Hawaii has mandated open-caption screenings in theaters since 2015. But showings in the other 49 states remained rare.
Then, a few months after most movie theaters reopened in 2021 amid the COVID-19 pandemic, the country’s largest cinema chain — AMC — announced it would begin screening new releases with open captions at limited showings in 240 of its U.S. theaters.
In 2022, New York City began requiring up to four open-caption showings per movie per week at most theaters, with the stipulation that half be during peak hours.
Washington, D.C., and Colorado have proposed similar laws.
The National Association of Theater Owners, a national industry group, did not respond to requests for comment. Nor did AMC, still the only major theater company to regularly offer open-caption showtimes where such screenings are not mandated by law.
Although it does not mandate them, California now has scores of theaters with regular open-caption showings, including in smaller cities such as Chula Vista and Placerville.
“I live in Northern California, and we have monthly Deaf events with open-caption films,” Oceana said. “We don’t have to use the glasses or the little machines you put on your seat. We’re able to just watch it.”
Angelenos can find about a dozen open-caption showtimes a week, if they know where to look.
But moviegoers say there’s no easy way to keep track of what’s showing and when — and schlepping across town for a 1 p.m. weekday showing hardly justifies the $23 ticket price.
“You can’t schedule the open-caption slot at a lousy time, not promote it and then complain community members aren’t coming,” Greenlee said. “To not give us options during prime-time weekends … is like saying: ‘You don’t matter.’”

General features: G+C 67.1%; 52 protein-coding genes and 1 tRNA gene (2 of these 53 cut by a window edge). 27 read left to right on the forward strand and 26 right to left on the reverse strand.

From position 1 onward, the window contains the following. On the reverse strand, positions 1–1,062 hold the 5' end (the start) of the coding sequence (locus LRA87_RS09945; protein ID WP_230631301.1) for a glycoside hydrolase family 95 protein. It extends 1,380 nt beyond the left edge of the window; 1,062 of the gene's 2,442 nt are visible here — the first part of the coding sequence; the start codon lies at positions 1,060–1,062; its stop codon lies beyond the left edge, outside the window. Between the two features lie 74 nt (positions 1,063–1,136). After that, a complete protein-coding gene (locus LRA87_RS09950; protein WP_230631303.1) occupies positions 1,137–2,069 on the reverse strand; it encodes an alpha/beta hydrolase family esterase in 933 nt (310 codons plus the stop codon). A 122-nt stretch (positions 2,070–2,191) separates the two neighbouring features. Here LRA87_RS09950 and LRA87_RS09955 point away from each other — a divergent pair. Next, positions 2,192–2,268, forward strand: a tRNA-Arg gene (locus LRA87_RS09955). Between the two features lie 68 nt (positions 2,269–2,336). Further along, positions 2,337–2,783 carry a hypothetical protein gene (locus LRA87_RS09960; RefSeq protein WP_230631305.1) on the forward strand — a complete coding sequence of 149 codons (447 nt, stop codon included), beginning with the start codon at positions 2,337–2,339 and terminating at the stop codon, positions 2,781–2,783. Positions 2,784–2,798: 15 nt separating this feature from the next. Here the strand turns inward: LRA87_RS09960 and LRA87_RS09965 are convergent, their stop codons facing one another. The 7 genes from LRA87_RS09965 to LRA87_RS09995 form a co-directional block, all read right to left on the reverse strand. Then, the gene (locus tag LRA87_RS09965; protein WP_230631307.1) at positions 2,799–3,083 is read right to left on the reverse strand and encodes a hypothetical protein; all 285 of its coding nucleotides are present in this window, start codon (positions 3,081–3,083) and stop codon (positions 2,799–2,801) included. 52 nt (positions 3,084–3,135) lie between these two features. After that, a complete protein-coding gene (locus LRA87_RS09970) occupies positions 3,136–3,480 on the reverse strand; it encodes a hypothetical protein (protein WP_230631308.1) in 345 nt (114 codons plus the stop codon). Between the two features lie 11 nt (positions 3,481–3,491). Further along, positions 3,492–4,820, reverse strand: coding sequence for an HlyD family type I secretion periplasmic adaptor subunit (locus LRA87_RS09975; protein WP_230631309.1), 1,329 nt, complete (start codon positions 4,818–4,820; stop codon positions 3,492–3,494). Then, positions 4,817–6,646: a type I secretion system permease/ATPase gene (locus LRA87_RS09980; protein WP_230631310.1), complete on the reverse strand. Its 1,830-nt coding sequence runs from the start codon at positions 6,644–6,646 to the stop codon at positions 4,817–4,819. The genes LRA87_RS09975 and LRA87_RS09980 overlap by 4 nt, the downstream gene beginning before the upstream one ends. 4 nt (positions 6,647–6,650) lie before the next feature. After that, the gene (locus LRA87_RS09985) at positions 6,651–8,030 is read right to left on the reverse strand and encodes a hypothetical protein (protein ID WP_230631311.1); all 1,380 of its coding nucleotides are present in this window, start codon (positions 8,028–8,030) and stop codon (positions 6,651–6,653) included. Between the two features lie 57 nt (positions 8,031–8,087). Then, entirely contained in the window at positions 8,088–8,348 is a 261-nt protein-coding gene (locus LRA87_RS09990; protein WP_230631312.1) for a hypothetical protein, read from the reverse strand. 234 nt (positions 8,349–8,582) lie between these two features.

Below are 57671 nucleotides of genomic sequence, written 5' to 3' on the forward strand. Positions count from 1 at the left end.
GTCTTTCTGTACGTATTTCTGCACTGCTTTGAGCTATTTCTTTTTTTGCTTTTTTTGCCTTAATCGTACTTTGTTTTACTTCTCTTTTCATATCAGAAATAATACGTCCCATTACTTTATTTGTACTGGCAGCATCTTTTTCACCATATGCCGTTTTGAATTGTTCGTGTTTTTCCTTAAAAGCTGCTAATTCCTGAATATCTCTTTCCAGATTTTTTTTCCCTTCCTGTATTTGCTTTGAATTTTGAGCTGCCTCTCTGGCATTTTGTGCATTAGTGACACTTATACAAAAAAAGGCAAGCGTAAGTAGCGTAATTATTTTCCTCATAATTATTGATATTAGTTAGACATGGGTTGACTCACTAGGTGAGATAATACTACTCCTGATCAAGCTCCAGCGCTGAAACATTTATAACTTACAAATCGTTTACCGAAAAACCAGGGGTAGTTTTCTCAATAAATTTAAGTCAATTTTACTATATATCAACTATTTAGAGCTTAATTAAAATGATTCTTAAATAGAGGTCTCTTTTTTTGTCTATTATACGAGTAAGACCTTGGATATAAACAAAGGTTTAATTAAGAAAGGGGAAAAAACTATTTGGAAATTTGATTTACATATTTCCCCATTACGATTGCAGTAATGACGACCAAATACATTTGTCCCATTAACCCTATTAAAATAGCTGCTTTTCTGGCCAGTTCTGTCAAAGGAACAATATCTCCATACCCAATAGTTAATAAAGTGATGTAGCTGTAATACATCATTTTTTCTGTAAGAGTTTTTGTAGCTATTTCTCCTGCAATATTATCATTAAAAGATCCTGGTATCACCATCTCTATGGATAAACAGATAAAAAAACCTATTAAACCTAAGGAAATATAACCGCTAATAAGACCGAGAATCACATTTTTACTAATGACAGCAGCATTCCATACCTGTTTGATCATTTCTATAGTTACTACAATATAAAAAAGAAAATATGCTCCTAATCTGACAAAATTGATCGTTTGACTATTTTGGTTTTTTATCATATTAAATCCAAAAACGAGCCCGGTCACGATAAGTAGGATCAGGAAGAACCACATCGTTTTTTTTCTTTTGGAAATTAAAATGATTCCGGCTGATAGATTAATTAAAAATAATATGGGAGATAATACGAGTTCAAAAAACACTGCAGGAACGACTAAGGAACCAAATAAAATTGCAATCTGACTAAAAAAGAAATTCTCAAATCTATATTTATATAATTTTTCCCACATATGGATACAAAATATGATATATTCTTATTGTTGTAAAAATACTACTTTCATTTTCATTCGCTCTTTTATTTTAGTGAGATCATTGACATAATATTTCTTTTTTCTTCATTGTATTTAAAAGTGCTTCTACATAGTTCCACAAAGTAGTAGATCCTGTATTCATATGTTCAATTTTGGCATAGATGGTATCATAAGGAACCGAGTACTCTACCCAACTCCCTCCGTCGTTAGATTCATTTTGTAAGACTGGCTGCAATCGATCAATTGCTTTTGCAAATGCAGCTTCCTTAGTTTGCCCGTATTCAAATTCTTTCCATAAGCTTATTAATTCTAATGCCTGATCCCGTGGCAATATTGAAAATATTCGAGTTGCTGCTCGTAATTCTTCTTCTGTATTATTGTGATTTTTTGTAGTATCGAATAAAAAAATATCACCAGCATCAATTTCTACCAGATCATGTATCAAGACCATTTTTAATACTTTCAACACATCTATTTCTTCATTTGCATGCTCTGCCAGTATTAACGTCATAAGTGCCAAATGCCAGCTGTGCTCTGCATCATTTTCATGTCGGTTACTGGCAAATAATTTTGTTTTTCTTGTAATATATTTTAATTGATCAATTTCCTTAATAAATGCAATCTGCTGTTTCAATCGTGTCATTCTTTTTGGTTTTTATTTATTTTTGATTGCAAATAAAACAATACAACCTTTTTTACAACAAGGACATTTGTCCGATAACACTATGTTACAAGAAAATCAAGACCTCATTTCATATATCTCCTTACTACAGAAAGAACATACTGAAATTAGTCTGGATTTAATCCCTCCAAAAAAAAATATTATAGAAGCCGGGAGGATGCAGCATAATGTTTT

Even small and independent theaters that strive to be inclusive and promote their accessible showings may not always hit the mark.
For every well-attended screening of “Barbie,” there’s a flip side, like “Wish.”
About 100 people showed up to the film’s open-caption debut at Disney’s El Capitan Theater in December — one of two such screenings the Hollywood movie house provides for new releases.
But the encore, at 4 p.m. the following Wednesday, was empty.
“We want to be as inclusive as we can be and invite audiences to come be comfortable and be their true authentic selves,” said theater manager Adi Hakopian. “We have closed-caption devices too, but it’s not as comfortable as when it’s on the screen.”
Buggy cup-holder caption machines and ill-fitting glasses have long been the standard in movie theaters, which are required to provide captioning and audio description devices to moviegoers who need them. But users say those technologies are uncomfortable and unreliable, and many theaters only stock a few.
“You’re looking up and down and up and down and up and down through the whole movie,” said deaf moviegoer Dani Duran. “If the captioning goes off in the middle of the movie, it’s sorry, too bad, and we’ve missed 20 or 30 minutes of the movie” before it can be fixed.
That’s what happened when she and her husband went out for a date in September.
“His [device] had glitches,” she said. “He had to take it back and exchange it; he missed the whole first part of the movie, and then it stopped again. They gave us a refund for the tickets, but we’d already bought popcorn and drinks, the whole nine yards.”
For now, open-caption movies feel equally inaccessible, even if they’re easier to watch.
“If they say, we have open-captioning [only] this Friday, that makes it difficult to go,” Duran said. “Some of the theaters are so far away for me, it’s easier to wait” for movies to come out on streaming.
Both the “Barbie” screening and the ASL interpretation were paid for by Max (formerly HBO), which said it aimed to provide representation, not just accessibility. Hanaumi touched on the growing push for inclusion in her conversation with Robbie.
“I’m wondering where you see the industry going with accessibility and inclusivity,” Hanaumi asked.
“I only see it getting better,” Robbie said. “Technology is only making things easier to be more inclusive, and we should all be capitalizing on that.”
There was a pause. Then, as though remembering her audience, the actress amended herself.
“But it’s not really down to technology,” Robbie went on. “It’s down to people.”
A thousand hands shot into the air in a silent wave of applause.